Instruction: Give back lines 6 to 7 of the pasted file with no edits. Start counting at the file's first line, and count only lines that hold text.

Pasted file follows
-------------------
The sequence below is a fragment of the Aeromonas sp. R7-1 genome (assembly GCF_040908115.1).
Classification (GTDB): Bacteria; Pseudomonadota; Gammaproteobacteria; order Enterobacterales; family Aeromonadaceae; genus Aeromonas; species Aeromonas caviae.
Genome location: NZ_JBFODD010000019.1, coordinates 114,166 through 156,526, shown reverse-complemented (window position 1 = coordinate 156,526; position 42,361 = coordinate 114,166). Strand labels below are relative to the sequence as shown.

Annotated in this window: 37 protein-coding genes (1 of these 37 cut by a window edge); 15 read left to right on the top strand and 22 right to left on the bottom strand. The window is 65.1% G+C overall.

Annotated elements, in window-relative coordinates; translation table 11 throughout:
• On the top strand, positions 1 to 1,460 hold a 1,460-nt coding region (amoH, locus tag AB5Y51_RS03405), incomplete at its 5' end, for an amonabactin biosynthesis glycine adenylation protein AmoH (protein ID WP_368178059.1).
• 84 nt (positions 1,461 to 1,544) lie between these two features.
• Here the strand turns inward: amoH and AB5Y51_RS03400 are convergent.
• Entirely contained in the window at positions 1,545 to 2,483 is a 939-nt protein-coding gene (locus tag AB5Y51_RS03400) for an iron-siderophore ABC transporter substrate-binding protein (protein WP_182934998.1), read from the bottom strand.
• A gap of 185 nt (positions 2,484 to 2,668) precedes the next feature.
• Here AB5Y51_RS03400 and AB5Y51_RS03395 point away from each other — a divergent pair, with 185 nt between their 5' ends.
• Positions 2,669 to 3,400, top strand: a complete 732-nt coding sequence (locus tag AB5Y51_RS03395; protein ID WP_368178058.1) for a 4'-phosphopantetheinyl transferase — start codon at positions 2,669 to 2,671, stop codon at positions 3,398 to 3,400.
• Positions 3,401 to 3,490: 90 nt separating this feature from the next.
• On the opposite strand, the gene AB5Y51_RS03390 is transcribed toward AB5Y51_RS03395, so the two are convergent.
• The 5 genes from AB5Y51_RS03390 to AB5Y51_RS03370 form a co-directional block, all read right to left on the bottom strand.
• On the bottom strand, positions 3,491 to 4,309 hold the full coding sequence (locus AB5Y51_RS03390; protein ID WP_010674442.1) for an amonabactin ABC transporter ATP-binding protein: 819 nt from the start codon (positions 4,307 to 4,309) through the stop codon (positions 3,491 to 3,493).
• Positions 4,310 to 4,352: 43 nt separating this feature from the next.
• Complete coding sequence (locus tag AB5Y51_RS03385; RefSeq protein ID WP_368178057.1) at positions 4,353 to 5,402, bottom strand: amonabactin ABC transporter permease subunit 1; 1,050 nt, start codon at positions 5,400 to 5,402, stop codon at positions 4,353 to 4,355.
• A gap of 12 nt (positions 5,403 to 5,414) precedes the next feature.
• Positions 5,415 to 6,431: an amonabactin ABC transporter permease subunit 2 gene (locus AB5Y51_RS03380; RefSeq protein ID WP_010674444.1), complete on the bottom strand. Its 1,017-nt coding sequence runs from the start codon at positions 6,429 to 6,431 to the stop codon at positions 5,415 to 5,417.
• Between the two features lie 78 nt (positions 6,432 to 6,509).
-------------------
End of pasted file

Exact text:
• On the top strand, positions 1 to 1,460 hold a 1,460-nt coding region (amoH, locus tag AB5Y51_RS03405), incomplete at its 5' end, for an amonabactin biosynthesis glycine adenylation protein AmoH (protein ID WP_368178059.1).
• 84 nt (positions 1,461 to 1,544) lie between these two features.